Like many faculty at state universities, the beginning of this school year brings me more terror than excitement. Colorado Mesa University (CMU), the institution at which I have taught since 1999, will require neither masks nor vaccines for students, and faculty cannot enforce mask mandates in the classrooms. This flies in the face of best practices for public health. When I asked the reason for this policy, I was told that there were strong feelings on both sides.
“Strong feelings” is clearly code for the fact that CMU is in a politically conservative region where there is strong resistance to both vaccination and masks. These words remind us that public health measures have always been politicized. Because I teach about HIV and AIDS and because I was a young adult in the 1980s, it is that pandemic that is foremost in my mind as I try to negotiate my own and my students’ safety.
As a young adult in the 1980s and 1990s witnessing the beginning of the HIV/AIDS epidemic, I saw dangerous disregard for common-sense public health measures every day. Even after we learned that condom use was largely effective in stopping the spread of HIV, hatred and politics kept information about condom use out of the American public health response.
When Surgeon General C. Everett Koop took office in 1981, he called for explicit instructions in public schools on condom use. He was prevented from addressing the epidemic from the time he took office in 1981 through 1985, years that could have been used to slow the spread of a deadly virus. In March 2011, he wrote, “[For] reasons of intra-department politics that I can still not understand fully, I was cut off from AIDS discussions and statements for the next five years.” He continued, “My exclusion from AIDS was just another facet of Washington politics, especially the disturbing interplay between politics and health, which – no surprise – still goes on today.” While Koop died well before the COVID-19 pandemic, that disturbing interplay has shaped recent public health responses on local, regional, national, and international levels.
In the 1980s, those who resisted educating Americans about condoms usually couched their arguments in terms of morality. In 1983, Patrick Buchanan, then a news commentator and a former advisor to President Richard Nixon, ended an opinion piece for the New York Post with: “The poor homosexuals; they have declared war upon nature, and now nature is exacting an awful retribution.” By 1987, President Ronald Reagan began calling AIDS “public health enemy #1” but urged abstinence education rather than condom use. “After all,” he asked, “when it comes to preventing AIDS, don’t medicine and morality teach the same lessons?” The tragedy of the 1980s remains that political vitriol stood in the way of good public health measures. The HIV/AIDS epidemic could have followed a very different path.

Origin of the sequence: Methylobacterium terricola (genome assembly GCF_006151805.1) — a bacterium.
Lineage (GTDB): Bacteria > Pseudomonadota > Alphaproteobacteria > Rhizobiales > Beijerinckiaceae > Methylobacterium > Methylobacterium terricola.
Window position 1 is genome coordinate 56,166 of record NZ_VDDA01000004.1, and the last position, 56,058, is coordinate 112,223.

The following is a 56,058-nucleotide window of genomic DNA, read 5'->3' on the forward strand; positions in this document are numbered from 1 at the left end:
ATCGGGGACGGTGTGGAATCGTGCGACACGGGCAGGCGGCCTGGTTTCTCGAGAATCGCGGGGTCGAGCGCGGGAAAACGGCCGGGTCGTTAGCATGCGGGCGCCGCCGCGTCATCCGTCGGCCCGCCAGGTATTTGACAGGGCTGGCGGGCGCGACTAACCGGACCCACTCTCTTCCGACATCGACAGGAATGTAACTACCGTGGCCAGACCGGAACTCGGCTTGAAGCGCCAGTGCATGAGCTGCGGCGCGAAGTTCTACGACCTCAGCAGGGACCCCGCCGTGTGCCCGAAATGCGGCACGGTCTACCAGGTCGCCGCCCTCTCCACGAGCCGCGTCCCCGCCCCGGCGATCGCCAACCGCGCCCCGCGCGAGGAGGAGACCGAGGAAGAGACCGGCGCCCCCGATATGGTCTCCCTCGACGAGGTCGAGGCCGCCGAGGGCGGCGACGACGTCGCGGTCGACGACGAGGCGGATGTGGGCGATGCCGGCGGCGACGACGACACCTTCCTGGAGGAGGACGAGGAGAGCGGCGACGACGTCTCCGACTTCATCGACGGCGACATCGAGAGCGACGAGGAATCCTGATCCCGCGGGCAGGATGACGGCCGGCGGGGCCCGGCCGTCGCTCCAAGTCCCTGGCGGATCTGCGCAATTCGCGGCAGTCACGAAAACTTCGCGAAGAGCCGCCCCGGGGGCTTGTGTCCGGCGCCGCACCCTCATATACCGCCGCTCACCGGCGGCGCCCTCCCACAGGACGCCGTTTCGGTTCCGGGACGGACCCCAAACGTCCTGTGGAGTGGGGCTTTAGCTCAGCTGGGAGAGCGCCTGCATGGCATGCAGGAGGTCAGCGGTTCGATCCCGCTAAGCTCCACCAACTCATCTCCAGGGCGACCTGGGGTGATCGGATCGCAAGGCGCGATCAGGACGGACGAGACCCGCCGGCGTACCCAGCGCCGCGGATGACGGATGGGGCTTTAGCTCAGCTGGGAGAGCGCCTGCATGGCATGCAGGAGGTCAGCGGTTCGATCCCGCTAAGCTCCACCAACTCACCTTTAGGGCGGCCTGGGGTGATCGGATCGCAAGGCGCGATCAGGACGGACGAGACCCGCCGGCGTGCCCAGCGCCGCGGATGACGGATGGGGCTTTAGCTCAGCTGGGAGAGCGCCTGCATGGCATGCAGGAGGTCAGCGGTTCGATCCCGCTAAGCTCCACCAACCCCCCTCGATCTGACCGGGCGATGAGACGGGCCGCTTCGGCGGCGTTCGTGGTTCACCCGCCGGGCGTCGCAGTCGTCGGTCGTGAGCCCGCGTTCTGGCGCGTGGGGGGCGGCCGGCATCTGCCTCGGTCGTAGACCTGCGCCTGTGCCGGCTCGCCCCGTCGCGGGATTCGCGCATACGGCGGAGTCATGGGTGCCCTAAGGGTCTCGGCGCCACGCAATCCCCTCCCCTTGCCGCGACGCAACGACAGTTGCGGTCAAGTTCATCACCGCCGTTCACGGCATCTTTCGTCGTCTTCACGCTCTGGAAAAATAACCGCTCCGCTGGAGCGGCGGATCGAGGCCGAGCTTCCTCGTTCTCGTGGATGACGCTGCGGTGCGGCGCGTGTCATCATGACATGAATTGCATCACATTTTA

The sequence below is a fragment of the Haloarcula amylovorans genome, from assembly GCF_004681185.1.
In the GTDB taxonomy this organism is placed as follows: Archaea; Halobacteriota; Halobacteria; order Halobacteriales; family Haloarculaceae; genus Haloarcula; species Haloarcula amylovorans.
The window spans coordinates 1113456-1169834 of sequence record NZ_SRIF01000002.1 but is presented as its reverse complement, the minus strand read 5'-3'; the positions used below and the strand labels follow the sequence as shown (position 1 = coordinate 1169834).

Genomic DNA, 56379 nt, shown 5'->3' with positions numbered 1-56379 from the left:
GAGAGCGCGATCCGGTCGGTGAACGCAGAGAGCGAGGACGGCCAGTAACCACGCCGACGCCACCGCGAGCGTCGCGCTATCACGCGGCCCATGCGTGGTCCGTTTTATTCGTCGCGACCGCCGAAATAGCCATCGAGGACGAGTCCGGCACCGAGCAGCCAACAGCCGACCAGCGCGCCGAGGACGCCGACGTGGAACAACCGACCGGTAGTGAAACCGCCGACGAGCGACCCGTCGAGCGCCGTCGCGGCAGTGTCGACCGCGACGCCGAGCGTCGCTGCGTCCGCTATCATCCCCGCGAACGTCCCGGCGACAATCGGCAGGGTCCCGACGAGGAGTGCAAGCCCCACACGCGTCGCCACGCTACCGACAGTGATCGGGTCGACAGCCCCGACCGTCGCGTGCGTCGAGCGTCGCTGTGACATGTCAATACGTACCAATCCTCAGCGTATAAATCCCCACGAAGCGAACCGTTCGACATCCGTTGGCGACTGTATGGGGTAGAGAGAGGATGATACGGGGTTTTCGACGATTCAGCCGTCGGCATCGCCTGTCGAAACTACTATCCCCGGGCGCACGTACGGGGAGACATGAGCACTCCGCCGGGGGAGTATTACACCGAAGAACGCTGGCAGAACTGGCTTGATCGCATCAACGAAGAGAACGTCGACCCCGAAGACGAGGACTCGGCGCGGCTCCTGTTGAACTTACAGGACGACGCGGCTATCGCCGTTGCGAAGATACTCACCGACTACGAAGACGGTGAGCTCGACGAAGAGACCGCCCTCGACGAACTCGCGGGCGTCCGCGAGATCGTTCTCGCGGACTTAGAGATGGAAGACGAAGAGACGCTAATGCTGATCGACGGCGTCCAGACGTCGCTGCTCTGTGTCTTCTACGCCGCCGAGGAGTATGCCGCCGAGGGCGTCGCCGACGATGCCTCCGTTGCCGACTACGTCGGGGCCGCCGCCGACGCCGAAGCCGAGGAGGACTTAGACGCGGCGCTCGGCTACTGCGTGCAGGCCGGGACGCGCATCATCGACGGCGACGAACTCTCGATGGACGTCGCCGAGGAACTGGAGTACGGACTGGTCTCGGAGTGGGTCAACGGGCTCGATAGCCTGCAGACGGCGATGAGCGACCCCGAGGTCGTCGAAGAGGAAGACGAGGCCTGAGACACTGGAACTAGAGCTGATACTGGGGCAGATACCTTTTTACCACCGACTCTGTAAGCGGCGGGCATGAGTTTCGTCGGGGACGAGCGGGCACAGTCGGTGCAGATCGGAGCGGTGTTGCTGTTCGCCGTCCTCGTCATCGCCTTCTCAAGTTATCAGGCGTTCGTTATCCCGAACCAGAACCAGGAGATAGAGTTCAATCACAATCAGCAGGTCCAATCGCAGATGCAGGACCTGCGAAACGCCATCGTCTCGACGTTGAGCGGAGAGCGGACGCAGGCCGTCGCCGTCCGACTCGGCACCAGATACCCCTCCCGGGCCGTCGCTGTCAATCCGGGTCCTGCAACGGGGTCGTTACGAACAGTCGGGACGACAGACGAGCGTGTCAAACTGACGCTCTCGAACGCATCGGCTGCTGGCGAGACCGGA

Currently, opponents frame their resistance to an equally effective prophylactic measure, mask use, less in terms of morality and more in terms of freedom. Western Colorado’s US Congresswoman Lauren Boebert has derided masks as “totalitarian.” In June, a group of Mesa County residents testified at a county commissioners’ meeting that masking violated their civil liberties. They asked the commissioners to declare Mesa County “to be free of state and federal laws.” More recently, residents disrupted a school board meeting, “shouting anti-vaccination and anti-mask messages.”
In this atmosphere, the CMU administrators have bowed to local pressure, adopting a policy they call “mindful masking.” Dr. Amy Bronson, a member of our COVID-response team, described the policy in The Daily Sentinel in this way: “If you’re in a crowded indoor space, it’s probably best to mask up in that scenario. If you’re out in the grass eating lunch with friends, you probably don’t need to.”
The “probably” in masking up in the classroom is couched in terms of personal responsibility, a mantra adopted last academic year as we continued classroom teaching. Personal responsibility, however, gives agency to the irresponsible while taking it away from those who follow health and safety protocols, elevating the individual over the community. It puts choice in the hands of those who disregard scientific findings and takes choice away from the rest of us.
In a recent New York Times guest essay, Dr. Kanecia Zimmerman and Dr. Danny Benjamin Jr. wrote, “Although vaccination is the best way to prevent Covid-19, universal masking is a close second, and with masking in place, in-school learning is safe and more effective than remote instruction, regardless of community rates of infection.” The data hold; whether examining the K–12 classroom or the university setting, universal masking works.
Like condoms, masks are prophylactic. They don’t work perfectly but they work well in preventing the spread of a virus. Mitigation is clearly possible, but in public health, mitigation needs to be communal rather than individual. CMU was successful last year with a mask mandate and enforced social distancing in the classrooms. It didn’t work perfectly, but it worked well enough to win CMU a national spotlight in COVID-response efforts. Those efforts need to continue.
Mandating masks now, particularly in a region hard hit by the Delta variant, is an easy way to protect the CMU community. However, like addressing HIV/AIDS in the 1980s and 1990s, it takes courage. The answer to community opposition to mandates is not to make masking optional. Universities like CMU have an obligation to seize the teaching moment, to honor research, science, and knowledge. Unfortunately, my study of history tells us that taking that path is unlikely.